E. Gene Smith Memorial from Khyentse Rinpoche

He was the peerless librarian, gatherer, savior, and preserver of Tibetan literature.


Dzongsar Khyentse Rinpoche on Gene Smith

Smith did most of his seminal work of collecting, classifying and disseminating Tibetan books while serving as field director in India and later, Malaysia and Egypt — for the Library of Congress. He was, indeed, the peerless librarian, gatherer, savior and preserver, of Tibetan literature.

At the memorial, the scholars spoke, friends spoke and family spoke, remembering Gene’s immense generosity and geniality. The house in Delhi where he based his Tibetan literature work was a central gathering place for two generations of Tibetan translators, whom he would help in any way he could, always. A friend there who worked in his house recalled the parties Gene would casually assign him to prepare: a dinner for a few friends, mentioned casually early in the week, would in fact mean 500 guests were due to arrive within days.

Smith wasted no time in his life. He pursued his passion of Tibetan literature, with single-minded energy. He was up at 3 every morning, answering letters from scholars with questions for him and he was the go-to person for any scholar with an interest in Tibetan Buddhism. In Words of My Perfect Teacher, there is a story about Patrul Rinpoche’s boredom with ordinary conversation and alert interest whenever the dharma was discussed. Gene Smith was not like that he talked with animation about plenty of regular, worldly subjects. But when he was with a fellow scholar, talking about the provenance and content and lore of Tibetan books, he seemed fully and profoundly engaged and utterly authoritative though no layperson could possibly hold onto the gist of the conversation.

His extraordinary intellect was evident when he was a child, said his sister. As a small boy during World War II, he followed the movements of the Allied Forces by putting pins in a map on his bedroom wall. He went to the University of Washington to study East Asian languages, where he met Dezhung Rinpoche, probably the first Tibetan lama to teach in the U.S., a man of brilliant intellect and, as Gene said later, the most rational person he’d ever met. In the early 1960’s, when Gene was studying, there were, at most, a scant handful of Tibetan texts in the West. Eventually, Smith went to India to search for some, where he encountered the first waves of Tibetan refugees who fleeing the invading Chinese, escaping into India. Tibetans treasure their literature. In fact, as one speaker said, they have produced more writings, more books per capita, than any other civilization in history. Many had crossed the Himalayas with whatever books they could carry, carting them in water-logged packs or on the backs of yaks. Fortuitously for the dharma to put it mildly Congress had recently passed a law permitting India to repay some funds owed to the U.S. with books. Through the law, Smith, who was by then working for the Library of Congress, was able to pay the owners of Tibetan books, copy them, return the originals and distribute the copies to universities in the U.S. These books formed the first collections of Tibetan literature ever in the West, enabling students and scholars to begin the serious study of Tibetan Buddhism and Tibetan history, autobiography, medicine, art and culture. In the process, Smith became a human library of their contents, with an encyclopedic knowledge of the teachings, lineages, biographies, categories, and provenances a subject as intricate and profound as any that has ever existed.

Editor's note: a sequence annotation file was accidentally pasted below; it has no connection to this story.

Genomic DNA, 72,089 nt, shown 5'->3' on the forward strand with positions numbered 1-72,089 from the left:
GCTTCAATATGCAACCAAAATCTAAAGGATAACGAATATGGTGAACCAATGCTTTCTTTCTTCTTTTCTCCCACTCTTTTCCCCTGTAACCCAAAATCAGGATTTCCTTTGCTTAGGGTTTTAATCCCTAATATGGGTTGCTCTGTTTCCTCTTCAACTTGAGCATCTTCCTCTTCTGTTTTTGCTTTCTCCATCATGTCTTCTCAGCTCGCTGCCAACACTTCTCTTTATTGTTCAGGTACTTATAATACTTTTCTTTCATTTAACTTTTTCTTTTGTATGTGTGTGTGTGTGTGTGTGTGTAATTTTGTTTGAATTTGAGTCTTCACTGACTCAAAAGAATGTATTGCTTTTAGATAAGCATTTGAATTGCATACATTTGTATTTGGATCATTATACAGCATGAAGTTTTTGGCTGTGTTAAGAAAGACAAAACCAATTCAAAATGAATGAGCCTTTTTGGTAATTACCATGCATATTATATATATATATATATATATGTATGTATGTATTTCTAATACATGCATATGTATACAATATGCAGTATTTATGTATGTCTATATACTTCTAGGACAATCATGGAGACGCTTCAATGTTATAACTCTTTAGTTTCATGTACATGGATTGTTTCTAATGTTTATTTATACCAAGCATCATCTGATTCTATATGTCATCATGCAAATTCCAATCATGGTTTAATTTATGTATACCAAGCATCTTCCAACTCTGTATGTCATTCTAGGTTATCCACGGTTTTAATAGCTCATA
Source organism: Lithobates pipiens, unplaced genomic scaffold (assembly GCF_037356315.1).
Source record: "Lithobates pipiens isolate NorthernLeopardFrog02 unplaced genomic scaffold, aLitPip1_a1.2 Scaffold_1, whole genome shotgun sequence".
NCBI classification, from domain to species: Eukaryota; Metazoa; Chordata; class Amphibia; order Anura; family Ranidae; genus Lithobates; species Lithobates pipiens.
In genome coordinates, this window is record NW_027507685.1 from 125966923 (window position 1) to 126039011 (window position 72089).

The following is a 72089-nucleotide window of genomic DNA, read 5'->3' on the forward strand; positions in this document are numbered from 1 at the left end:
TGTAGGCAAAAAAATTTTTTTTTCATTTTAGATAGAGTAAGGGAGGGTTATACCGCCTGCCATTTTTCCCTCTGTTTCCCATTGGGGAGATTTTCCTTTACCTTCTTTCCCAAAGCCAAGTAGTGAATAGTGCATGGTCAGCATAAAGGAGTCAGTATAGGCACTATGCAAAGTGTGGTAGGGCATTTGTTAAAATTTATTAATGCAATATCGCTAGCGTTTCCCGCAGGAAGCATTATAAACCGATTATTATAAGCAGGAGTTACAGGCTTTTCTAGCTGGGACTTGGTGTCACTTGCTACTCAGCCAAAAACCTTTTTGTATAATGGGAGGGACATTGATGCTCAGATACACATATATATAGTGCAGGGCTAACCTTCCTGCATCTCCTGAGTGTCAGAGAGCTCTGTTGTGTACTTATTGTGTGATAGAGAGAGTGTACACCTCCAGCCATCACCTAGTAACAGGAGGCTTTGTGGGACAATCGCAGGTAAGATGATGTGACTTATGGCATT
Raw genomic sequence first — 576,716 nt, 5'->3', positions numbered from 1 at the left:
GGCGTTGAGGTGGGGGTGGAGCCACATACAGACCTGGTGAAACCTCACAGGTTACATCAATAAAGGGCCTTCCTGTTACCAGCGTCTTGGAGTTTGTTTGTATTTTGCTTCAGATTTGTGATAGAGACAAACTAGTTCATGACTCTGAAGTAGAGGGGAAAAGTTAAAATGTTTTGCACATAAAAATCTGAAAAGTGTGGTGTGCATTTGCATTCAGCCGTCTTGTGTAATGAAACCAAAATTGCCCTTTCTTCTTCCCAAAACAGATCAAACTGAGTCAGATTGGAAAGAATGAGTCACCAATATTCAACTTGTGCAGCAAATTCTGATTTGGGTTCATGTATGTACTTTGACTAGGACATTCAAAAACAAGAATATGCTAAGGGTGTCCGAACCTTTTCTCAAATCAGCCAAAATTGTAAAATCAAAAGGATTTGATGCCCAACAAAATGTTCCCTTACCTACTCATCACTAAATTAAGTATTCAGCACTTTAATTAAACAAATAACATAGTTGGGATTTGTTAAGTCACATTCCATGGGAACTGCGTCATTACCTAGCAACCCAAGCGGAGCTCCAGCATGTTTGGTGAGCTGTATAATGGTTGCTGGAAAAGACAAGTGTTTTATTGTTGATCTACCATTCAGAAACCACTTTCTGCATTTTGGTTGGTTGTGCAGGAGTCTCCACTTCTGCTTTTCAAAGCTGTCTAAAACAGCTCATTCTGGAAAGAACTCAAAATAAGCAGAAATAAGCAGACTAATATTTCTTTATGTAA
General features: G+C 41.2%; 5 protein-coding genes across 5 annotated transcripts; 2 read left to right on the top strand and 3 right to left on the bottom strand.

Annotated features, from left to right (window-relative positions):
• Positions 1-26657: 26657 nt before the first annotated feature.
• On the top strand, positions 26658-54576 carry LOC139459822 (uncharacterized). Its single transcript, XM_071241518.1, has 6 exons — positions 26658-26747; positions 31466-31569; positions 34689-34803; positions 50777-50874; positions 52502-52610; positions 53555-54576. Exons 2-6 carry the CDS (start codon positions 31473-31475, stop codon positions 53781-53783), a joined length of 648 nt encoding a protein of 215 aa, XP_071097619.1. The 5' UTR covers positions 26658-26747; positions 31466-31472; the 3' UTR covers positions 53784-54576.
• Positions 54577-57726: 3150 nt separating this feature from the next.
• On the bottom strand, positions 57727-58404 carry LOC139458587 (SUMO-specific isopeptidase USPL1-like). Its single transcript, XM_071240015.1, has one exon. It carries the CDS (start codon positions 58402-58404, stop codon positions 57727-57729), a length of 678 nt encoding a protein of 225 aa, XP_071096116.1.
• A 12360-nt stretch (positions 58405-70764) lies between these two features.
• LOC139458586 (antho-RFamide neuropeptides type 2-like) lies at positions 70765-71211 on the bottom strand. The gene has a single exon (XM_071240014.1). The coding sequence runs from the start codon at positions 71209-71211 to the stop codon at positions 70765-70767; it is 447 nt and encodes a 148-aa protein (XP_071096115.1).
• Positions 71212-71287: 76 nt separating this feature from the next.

Smith loved good food. He loved spending time with friends. He loved having dinner with friends and usually insisted on paying. He was intensely modest. He was a brilliant linguist and scholar who was fully focused on helping scholars, translators and lamas carry on the work of studying, teaching and spreading the dharma for now and for countless future generations. As many of the speakers said, one after another, Gene Smith was irreplaceable. He was a giant and his work will certainly continue to resound for centuries, for millennia.

Barbara Stewart on the memorial service

St. John the Divine, a gothic cathedral on New York’s Upper West Side, has a sweep and grandeur that suited the memorial of E. Gene Smith precisely. Gene Smith, who died on December 16, had a humble grandeur, too, and the sweep of his life’s work with Tibetan Buddhist books could far outlast even the most solid stone cathedral.

On Saturday afternoon, Feb. 12, St. John’s was filled with Gene Smith’s friends, admirers, and fellow Tibetan scholars, translators and practitioners, sitting elbow-to-elbow on folding chairs, encased in heavy coats against the raw cold that penetrated the soaring but barely heated space. Some had come from Europe and Canada and India to honor the man who had rescued, copied and distributed tens of thousands of Tibetan books, creating the foundation of Tibetan Buddhist Studies in the West. Smith’s final years were taken up with the Tibetan Buddhist Resource Center, a project with offices in downtown New York that is currently in the process of digitizing his enormous collection of books well over 12,000, most consisting of many hundreds of pages. To date, 7 million pages of pecha oblong loose-leaf Tibetan books—often hundreds of years old—have been scanned. Scanning the books onto a computer hard drive and making them freely available ensures that the books —the heart, the treasure, of more than two millennia of Tibetan Buddhist teachings and Tibetan history, literature, medicine and biography—will be forever safe and forever open to all.


Tibetan Buddhist Resource Center
E. Gene Smith Blog
New York Times
The Economist